GP appointed to lead independent review into GP partnership model

Dr Nigel Watson has been appointed chair of the independent review into the GP partnership model

Dr Watson is a managing partner at the Arnewood Practice in the New Forest. He has over 30 years’ experience as a GP, is chief executive of Wessex Local Medical Committee and is a member of the General Practitioners Committee of the British Medical Association (BMA).

As a former clinical chair of a multi-specialty community provider (MCP), Dr Watson established one of the largest MCPs. It developed several initiatives including:

  • basing musculoskeletal practitioners and fully-funded pharmacists in practices
  • implementing the e-Consult service in more than 80% of Hampshire practices.

Dr Watson stepped down from his role in the MCP to focus on representing GPs through membership of the executive board of Hampshire and Isle of Wight Sustainability and Transformation Partnership and the Dorset Senior Leaders Team.

Dr Watson’s review will look at how the partnership model needs to evolve in the modern NHS.

The Department of Health and Social Care, NHS England, the BMA and the Royal College of GPs are working to finalise the terms and conditions of the review.

The review will report back to Health and Care secretary Jeremy Hunt and NHS chief executive Simon Stevens.

Jeremy Hunt said: “The GP partnership model has benefitted patients over the years but in an ever-evolving NHS environment we need to consider new ways to reinvigorate the current model.

“Dr Nigel Watson will lead the review and work closely with partners to explore how the partnership model can continue to benefit both GPs and patients.”

Simon Stevens said: “With around a million patient appointments every day, GP practices are the frontline of our health service. The great strength of British general practice has been its diversity and adaptability. So in the year the NHS turns 70, this review will help shape new options for future generations of family doctors.

“That means keeping all that is best about the here and now, while also asking thoughtful questions about how the partnership clinical, business and career model might evolve for the future.”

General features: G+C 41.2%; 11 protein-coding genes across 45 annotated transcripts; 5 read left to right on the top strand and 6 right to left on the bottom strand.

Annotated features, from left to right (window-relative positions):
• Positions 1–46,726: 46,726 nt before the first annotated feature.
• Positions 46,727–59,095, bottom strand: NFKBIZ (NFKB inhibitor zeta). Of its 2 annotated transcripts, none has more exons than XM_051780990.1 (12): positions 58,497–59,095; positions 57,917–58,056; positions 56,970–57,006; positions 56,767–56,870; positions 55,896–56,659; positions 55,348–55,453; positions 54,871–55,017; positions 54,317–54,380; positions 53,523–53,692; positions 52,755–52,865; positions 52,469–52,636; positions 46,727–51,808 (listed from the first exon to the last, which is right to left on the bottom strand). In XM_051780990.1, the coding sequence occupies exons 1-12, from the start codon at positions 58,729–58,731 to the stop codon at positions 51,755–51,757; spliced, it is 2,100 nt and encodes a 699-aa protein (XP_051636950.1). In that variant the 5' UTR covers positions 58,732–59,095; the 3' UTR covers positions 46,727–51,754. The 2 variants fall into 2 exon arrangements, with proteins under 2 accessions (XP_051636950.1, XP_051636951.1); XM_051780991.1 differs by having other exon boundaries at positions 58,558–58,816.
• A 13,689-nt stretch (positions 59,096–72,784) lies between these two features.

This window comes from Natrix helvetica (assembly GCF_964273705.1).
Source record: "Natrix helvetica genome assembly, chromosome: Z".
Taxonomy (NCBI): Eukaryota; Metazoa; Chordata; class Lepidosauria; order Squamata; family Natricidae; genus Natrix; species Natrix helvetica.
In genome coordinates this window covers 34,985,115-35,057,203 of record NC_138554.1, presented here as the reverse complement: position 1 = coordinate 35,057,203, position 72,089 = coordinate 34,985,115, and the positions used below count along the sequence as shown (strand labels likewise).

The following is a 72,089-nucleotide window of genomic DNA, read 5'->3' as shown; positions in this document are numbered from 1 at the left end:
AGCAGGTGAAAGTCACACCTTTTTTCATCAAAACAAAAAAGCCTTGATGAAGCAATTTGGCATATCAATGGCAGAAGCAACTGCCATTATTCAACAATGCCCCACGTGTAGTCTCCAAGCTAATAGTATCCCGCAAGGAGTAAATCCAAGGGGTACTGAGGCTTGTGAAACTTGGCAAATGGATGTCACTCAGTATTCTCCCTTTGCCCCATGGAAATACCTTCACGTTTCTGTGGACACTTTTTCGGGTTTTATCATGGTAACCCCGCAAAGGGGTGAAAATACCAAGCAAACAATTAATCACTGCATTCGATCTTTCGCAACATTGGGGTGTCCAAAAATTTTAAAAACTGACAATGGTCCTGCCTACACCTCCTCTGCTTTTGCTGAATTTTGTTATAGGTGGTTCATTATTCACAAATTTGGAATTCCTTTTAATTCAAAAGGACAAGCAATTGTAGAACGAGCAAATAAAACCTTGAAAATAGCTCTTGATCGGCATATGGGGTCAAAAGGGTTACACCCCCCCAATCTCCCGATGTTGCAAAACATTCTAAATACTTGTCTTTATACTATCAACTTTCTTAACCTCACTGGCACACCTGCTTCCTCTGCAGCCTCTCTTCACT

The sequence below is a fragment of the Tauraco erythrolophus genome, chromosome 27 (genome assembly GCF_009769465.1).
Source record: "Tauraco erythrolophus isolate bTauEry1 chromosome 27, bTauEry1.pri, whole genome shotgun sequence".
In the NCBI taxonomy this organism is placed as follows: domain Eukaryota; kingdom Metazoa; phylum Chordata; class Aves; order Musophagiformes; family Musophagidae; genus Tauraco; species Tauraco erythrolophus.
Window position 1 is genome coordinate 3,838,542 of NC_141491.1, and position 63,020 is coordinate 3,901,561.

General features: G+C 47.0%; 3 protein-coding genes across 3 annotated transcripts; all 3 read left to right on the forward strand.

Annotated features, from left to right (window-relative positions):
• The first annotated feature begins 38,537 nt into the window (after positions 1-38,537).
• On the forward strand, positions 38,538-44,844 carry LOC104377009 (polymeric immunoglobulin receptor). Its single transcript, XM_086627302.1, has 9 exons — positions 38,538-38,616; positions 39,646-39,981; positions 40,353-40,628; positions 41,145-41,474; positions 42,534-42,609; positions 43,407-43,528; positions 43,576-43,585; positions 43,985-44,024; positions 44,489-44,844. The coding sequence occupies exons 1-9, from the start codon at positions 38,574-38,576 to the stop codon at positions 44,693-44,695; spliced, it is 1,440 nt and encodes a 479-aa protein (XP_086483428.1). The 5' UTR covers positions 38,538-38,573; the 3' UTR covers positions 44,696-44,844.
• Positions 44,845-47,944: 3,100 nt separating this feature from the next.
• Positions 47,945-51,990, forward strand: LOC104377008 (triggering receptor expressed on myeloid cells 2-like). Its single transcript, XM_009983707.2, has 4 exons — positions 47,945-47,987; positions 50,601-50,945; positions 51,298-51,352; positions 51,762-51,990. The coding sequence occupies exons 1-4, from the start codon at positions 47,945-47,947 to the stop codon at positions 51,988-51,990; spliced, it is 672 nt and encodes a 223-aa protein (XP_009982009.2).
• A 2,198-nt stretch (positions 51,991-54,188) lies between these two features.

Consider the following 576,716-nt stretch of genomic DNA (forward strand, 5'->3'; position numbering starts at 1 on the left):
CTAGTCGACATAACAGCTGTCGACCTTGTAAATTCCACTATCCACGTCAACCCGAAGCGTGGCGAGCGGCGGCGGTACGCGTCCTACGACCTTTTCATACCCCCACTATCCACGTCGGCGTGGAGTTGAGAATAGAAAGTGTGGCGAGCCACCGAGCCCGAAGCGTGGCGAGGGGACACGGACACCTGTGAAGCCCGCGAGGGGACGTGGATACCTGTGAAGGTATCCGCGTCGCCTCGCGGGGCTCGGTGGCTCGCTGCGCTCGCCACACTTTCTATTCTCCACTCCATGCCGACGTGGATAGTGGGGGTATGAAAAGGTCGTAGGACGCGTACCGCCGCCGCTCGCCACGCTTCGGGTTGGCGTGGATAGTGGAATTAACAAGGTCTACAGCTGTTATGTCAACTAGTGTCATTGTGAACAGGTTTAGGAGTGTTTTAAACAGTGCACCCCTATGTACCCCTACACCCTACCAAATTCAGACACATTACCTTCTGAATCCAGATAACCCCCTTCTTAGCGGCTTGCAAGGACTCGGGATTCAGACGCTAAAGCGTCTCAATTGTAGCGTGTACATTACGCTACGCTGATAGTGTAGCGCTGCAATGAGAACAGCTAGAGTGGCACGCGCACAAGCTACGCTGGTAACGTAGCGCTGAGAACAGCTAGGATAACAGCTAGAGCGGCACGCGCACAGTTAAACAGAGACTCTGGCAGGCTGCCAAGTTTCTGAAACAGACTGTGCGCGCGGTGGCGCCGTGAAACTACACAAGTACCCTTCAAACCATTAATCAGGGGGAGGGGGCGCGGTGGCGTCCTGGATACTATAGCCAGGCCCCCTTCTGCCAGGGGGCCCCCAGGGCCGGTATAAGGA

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Professor Helen Stokes-Lampard, chair of the Royal College of GPs, said: “The partnership model of general practice has been a trailblazer for innovation in the NHS, which has allowed GPs to create the excellent service our patients value greatly, and it provides value for money to the health service. But increasingly we are finding it more difficult to recruit GP partners, and the College welcomes this independent review of the partnership model and a way of invigorating this as an important model of general practice for the future.

“Dr Nigel Watson is an incredibly experienced GP, with an excellent understanding of the NHS and the challenges it faces. We look forward to working with Nigel constructively to feed into this review, and eagerly anticipate its outcome, in the best interests of general practice, the wider NHS and patient care.”

Dr Richard Vautrey, BMA GP committee chair, said: “The partnership model, in which doctors have a direct and longstanding connection with local communities and are on the shop floor of their own businesses every day seeing and treating people face to face, is the foundation on which the rest of the NHS is built.

“We know that our independent contractor status and GP partnership model are good for doctors, our staff, patients, communities and the wider NHS, but we also know that many practice partnerships are struggling to recruit new GPs as doctors raise increasing concerns about rising workload pressures, premises liabilities and indemnity risks.

“Valuing and building on the partnership model is at the heart of our Saving General Practice report and we are glad the Secretary of State has listened to us and commissioned this review into reinvigorating the model. On the year the NHS turns 70, we look forward to working with Dr Watson and other stakeholders to ensure the core principles behind general practice are preserved for the next seven decades and beyond.”

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